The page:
Occam and attachment

Speaking of attachment…

You guys, there are things I don’t know. I bump into brand new stuff – even stuff I think ought to have known before – pretty regularly. Example: Clelia Mosher‘s work was unknown to me until a couple months ago.

So I’m absolutely certain that there are plenty of things that I’ll learn in the future and plenty of things that I’ll feel like I ought to have known before.

But here is something I’ve never heard before, from our old friend the Evolutionary Agony Aunt that just sounds like… well… total bullshit:

Human behaviour seems to be under the control of two evolutionary programs: one that results in fertilisation, disillusionment and a series of partners, and the other that enables humans to develop the lasting relationships that lead to long, happy and healthy lives.

The two evolutionary programs, as she describes them, are controlled by dopamine and oxytocin respectively.

So (1) I’ve never heard this idea before and (2) it seems a little nutsy and confused.

I am not a neuroendocrinologist (neither is Ms Jahme), but I know enough to be able to say that it’s, like, waaaaaaaaay more complicated than that.

Prolactin does damp down sexual responsiveness after orgasm, counteracting the effects of dopamine, but “post-orgasmic increases of prolactin probably do not represent a direct negative feedback mechanism to the CNS but are likely to be one signal among a complex interaction of neuropeptides, monoamines and neurotransmitters controlling sexual behavior.” In other words, it’s not even REMOTELY that simple.

Furthermore, oxytocin can both increase and decrease dopamine, AND dopamine in turn can increase oxytocin (I don’t know if it can also decrease OT). So it’s not like they’re separate systems – indeed dopamine and oxytocin are reciprocally interacting bedmates in the hormonal dance of attachment and a vast range of socio-affiliative behaviors.

Furthermore, oxytocin isn’t just the happy feel-good hormone of the securely attached; under stress, oxytocin levels increase in order (it’s hypothesized) to motivate a person to seek the safety of a social group. Google “tend and befriend.” In other words, OT is not really predictive of a “long, healthy, happy life.”

This kind of nonsense gives evolutionary psychology a bad name among real scientists.

The broader short-term/long-term system dichotomy is something Ms Jahme and her cohort of evolutionary psychologists (David Buss, et al) have been proposing for years, and as a theory it doesn’t work. It’s a cheap attempt to explain the defeatingly varied array of sexual, social, and romantic behaviors people exhibit. It ignores the true complexity of human behavioral neuroendocrinology.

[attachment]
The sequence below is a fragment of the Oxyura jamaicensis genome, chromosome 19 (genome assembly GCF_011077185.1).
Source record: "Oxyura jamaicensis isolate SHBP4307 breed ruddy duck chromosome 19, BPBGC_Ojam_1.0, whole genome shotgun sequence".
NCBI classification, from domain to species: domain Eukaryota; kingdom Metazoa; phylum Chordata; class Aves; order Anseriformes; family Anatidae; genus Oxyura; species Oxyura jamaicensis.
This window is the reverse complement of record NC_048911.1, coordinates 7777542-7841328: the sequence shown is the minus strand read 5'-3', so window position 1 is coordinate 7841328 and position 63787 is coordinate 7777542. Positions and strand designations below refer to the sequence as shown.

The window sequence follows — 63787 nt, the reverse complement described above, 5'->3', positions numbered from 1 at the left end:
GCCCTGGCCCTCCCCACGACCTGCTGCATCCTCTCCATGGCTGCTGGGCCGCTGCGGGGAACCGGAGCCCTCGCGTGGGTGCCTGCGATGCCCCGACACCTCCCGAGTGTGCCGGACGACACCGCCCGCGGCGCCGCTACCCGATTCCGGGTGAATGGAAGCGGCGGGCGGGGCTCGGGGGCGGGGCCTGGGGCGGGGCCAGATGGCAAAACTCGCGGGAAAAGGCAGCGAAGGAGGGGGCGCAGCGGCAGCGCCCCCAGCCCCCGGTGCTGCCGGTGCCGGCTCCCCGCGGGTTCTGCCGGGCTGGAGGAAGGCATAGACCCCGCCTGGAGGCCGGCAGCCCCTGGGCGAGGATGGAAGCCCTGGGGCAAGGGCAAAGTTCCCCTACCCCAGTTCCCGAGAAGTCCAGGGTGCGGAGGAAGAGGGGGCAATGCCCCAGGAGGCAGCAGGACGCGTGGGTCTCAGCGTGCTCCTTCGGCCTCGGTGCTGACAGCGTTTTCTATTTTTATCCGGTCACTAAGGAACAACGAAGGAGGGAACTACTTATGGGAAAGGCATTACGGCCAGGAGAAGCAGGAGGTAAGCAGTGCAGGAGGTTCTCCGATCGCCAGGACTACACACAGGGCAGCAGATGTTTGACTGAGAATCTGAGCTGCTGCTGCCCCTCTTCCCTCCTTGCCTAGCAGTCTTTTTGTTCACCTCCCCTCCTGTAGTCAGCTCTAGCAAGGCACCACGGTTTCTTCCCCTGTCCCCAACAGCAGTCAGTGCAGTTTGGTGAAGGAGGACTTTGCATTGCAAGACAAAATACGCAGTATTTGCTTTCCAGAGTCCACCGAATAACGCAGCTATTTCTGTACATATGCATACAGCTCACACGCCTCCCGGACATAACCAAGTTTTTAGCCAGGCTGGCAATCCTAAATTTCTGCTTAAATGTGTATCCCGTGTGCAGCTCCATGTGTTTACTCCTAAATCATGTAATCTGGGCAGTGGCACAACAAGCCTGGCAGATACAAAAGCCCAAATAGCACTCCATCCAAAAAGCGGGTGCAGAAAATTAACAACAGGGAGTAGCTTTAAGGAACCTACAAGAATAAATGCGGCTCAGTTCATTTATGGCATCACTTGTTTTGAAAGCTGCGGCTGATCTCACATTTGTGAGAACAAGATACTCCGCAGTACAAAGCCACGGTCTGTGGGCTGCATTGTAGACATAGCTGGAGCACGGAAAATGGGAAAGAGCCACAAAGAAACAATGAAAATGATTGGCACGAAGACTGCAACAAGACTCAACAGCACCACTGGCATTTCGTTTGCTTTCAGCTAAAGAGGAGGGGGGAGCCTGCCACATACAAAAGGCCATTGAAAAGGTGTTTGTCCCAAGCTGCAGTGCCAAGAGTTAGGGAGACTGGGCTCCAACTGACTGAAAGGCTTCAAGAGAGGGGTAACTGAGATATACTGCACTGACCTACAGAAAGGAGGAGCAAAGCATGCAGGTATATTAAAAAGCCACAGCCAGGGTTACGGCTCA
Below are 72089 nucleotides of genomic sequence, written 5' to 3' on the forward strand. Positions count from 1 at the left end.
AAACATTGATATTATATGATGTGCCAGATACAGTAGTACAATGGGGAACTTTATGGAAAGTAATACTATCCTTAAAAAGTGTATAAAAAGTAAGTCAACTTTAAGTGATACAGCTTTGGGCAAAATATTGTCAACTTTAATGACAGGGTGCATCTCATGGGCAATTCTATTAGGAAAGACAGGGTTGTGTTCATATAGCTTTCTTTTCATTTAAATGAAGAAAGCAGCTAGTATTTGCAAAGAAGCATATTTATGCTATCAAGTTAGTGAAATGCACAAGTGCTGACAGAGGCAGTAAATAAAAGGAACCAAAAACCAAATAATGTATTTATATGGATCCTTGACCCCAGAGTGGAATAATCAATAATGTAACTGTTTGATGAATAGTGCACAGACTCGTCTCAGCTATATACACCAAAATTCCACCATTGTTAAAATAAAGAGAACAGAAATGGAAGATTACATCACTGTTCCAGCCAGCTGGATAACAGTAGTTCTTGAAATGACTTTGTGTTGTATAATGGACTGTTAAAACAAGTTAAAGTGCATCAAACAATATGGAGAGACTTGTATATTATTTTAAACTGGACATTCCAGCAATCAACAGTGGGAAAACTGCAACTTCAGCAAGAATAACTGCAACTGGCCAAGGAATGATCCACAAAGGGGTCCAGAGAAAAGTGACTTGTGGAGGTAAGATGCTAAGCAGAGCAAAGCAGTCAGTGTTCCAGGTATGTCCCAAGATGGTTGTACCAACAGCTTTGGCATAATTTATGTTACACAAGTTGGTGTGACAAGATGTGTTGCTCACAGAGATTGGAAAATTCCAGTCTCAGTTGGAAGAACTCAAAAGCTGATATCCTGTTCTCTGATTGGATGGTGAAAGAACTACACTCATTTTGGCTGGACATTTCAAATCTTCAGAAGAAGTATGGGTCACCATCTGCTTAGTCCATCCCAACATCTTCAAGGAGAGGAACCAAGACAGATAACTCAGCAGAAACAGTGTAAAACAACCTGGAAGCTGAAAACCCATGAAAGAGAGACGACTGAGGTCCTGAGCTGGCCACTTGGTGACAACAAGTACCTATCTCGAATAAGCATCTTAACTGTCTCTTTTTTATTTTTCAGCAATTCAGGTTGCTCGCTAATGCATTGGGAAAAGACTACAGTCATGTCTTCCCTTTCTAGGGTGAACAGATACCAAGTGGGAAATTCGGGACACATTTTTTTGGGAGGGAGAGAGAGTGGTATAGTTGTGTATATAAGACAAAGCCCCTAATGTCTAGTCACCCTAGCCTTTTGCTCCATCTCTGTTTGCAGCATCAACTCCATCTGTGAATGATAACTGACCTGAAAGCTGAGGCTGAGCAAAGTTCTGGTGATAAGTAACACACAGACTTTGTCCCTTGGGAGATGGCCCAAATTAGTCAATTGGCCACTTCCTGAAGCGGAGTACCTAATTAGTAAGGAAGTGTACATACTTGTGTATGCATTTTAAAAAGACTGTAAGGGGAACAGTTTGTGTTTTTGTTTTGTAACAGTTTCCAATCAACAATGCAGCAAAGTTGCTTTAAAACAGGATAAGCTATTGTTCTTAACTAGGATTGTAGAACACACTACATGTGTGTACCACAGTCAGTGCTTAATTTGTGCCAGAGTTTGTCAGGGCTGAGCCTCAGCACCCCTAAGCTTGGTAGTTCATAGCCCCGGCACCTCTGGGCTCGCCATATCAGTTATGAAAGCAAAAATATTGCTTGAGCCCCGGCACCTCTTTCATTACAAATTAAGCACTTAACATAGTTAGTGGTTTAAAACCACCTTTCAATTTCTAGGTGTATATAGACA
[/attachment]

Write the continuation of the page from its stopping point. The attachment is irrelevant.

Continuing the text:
Maybe I’ll do a post on why the dichotomy doesn’t work. It’s complicated and technical and probably fairly boring.

I would add here something I’ve mentioned before, which is that the best (by which I mean my favorite) relationship research is John Gottman’s observational studies of couples’ communication patterns and stress responses. He can predict with staggering accuracy whether a couple will divorce within the next 5 years by watching them fight. He’s not looking at their brain chemicals, he doesn’t need to know their plasma levels of prolactin or oxytocin. He just needs to see how critical they are, if they roll their eyes, if they listen to each other, if they allow time for stress levels to go down.

And furthermore these are teachable skills, not biological programs. (Oh god, I dread the day when someone says that learning these relationship skills “transitions a person from the short-term evolutionary strategy to the long-term evolutionary strategy.” Utter. Bullshit.)

7 responses to “Occam and attachment

  1. Gottman’s done some really interesting work. But his methodology on the astronomically accurate marriage success prediction rate is very very flawed.

    http://www.stat.columbia.edu/~cook/movabletype/archives/2010/06/a_wikipedia_whi.html

  2. The problem is that his model accounts for only the human behaviour *in* his sample. He has not presented any evidence to show that the model does well in predicting *out* of sample. You can always write down a model that accounts for 100% of the behaviour in your sample (its called over-fitting in statistics), but that says nothing about how well it will predict the behaviour of people in general. If a theory is to have any bite, it must be able predict and not just explain ex post.

    In my experience, 80-90% prediction accuracy belongs more to the realm of the natural sciences. In the social sciences, the margin of uncertain is much much larger, which makes Gottman’s results very suspicious.

    • Well then you should do some science then. G’ahead. I’m all for replication of studies and advancing our understanding of how people work. The statistical stuff – again, I should care more than I do, but I just don’t – doesn’t impact the remarkableness of the observational method or the power of results in helping people make their relationships better. The predictive power of his model is less interesting to me than the outcome studies of relationship education using Gottman’s work.

      So the model predicts in his sample, AND teaching couples to behave like the couples that stay married makes couples stay married longer. That’s compelling to me.

  3. Pingback: a terrible system | Emily Nagoski :: sex nerd ::

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